The lives of men convicted for driving while intoxicated (DWI) were compared with those of other men who spent their childhoods in the same neighborhoods. The comparisons were based on interviews, questionnaires and agency records. Although not distinguishable by their age at first conviction, the men convicted for DWI were more likely to have been convicted for serious crimes. They were also more likely to be alcoholics. As children, they were less likely to have appeared to be insecure or dependent. During adolescence, those who would later be convicted for DWI were more likely to have parents who were inconsiderate and aggressive, and who fought with one another. The men convicted for drunken driving seemed independent and relatively self-confident, both during early childhood and in middle age. Their history of antisocial behavior belies a view that these men have inadvertently risked the safety of others during an unaccustomed lapse in self-control.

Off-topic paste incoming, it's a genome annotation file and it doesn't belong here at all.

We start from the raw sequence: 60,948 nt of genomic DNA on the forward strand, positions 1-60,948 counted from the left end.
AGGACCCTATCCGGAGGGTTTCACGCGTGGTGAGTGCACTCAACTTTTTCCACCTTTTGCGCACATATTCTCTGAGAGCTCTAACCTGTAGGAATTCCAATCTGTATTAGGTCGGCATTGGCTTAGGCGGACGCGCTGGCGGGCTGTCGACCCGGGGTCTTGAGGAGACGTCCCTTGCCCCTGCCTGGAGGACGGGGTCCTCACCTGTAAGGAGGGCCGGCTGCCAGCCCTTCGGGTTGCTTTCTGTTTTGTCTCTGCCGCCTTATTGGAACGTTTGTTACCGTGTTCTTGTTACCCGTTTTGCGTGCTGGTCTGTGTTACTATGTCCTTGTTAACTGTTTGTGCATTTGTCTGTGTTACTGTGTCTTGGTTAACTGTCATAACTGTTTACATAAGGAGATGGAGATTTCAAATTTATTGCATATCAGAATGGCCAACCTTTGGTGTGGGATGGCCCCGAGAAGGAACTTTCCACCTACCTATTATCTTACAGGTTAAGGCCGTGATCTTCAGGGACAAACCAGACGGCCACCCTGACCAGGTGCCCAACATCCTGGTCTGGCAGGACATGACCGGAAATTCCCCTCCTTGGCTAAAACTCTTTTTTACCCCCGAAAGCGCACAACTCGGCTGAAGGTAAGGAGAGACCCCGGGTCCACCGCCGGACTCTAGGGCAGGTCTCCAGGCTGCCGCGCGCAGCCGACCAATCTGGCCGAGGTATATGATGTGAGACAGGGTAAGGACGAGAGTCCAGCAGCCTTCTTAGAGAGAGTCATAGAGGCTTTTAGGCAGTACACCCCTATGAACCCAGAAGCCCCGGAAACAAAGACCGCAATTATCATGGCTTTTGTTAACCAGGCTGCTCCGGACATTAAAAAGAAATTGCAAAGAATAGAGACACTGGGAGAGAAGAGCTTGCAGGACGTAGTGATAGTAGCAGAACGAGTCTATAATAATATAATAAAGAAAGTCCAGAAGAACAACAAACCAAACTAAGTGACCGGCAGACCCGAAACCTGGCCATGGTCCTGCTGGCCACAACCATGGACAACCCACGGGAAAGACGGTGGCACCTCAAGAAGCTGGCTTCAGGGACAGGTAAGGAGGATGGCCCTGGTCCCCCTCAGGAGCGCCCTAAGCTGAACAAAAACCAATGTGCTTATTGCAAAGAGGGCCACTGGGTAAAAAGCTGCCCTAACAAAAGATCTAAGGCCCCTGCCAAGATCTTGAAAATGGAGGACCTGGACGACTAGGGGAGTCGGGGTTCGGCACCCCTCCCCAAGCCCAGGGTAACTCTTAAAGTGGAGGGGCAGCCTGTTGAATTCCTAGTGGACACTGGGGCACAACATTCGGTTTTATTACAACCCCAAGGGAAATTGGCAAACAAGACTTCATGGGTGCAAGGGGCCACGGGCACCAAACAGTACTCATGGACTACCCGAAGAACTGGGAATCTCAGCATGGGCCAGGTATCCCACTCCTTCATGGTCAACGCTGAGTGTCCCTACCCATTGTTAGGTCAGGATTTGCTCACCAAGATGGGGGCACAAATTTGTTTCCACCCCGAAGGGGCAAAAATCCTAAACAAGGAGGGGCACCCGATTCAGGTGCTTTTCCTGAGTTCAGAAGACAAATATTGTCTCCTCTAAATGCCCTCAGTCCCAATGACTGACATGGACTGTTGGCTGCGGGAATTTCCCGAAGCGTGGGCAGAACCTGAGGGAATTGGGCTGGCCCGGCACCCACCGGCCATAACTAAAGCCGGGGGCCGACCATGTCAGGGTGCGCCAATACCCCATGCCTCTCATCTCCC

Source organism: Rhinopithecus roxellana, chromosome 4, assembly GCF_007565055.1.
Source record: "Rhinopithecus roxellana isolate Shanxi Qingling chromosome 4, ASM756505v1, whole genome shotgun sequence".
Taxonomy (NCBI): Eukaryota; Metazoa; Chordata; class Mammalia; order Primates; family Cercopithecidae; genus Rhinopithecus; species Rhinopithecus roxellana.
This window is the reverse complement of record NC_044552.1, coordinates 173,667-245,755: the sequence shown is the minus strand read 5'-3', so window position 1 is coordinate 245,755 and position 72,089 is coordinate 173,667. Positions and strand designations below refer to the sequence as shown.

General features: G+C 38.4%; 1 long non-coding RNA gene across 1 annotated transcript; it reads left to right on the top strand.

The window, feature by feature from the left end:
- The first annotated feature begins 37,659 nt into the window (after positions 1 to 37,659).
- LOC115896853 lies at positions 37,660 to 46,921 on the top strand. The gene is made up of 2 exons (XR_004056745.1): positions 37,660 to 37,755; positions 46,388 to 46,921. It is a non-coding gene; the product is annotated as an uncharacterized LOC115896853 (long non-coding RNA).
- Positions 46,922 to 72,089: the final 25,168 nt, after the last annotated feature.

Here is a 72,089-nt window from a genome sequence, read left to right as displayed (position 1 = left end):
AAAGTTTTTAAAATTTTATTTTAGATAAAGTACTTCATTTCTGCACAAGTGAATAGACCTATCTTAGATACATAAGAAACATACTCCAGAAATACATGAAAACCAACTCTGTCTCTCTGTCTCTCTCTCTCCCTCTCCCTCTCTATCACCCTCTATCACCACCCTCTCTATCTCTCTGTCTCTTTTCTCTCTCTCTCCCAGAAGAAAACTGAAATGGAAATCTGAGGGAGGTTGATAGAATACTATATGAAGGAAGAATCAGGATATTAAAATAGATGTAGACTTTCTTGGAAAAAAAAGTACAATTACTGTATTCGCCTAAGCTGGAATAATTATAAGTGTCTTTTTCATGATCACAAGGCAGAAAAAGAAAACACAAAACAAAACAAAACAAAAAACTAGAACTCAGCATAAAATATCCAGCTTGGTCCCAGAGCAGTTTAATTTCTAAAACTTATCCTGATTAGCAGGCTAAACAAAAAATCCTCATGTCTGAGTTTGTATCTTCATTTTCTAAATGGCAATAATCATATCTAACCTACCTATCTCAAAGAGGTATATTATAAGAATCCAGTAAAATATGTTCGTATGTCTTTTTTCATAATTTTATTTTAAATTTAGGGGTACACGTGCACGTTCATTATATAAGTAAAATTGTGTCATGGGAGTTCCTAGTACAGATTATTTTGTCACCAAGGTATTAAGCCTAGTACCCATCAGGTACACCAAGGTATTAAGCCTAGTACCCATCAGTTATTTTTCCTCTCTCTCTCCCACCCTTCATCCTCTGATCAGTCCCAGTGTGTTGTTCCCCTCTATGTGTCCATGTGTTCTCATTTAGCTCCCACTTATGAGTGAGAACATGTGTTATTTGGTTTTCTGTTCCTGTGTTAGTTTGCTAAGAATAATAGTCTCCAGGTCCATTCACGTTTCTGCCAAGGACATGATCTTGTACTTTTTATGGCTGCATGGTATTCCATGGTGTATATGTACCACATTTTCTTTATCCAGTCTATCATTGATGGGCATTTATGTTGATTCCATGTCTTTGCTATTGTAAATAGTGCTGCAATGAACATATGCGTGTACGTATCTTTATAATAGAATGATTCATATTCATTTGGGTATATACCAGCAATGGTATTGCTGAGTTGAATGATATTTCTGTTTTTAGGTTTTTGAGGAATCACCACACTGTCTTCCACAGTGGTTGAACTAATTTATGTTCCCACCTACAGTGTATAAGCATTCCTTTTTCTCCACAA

• Availability:
  • Corporate Authors:

    Rutgers University, New Brunswick

    Center of Alcohol Studies
    New Brunswick, NJ  United States  08903
  • Authors:
    • McCord, J
  • Publication Date: 1984-7

Media Info

  • Features: References;
  • Pagination: p. 316-320
  • Serial:

Subject/Index Terms

Filing Info

  • Accession Number: 00394026
  • Record Type: Publication
  • Source Agency: National Highway Traffic Safety Administration
  • Report/Paper Numbers: HS-037 750
  • Files: HSL, USDOT
  • Created Date: May 31 1985 12:00AM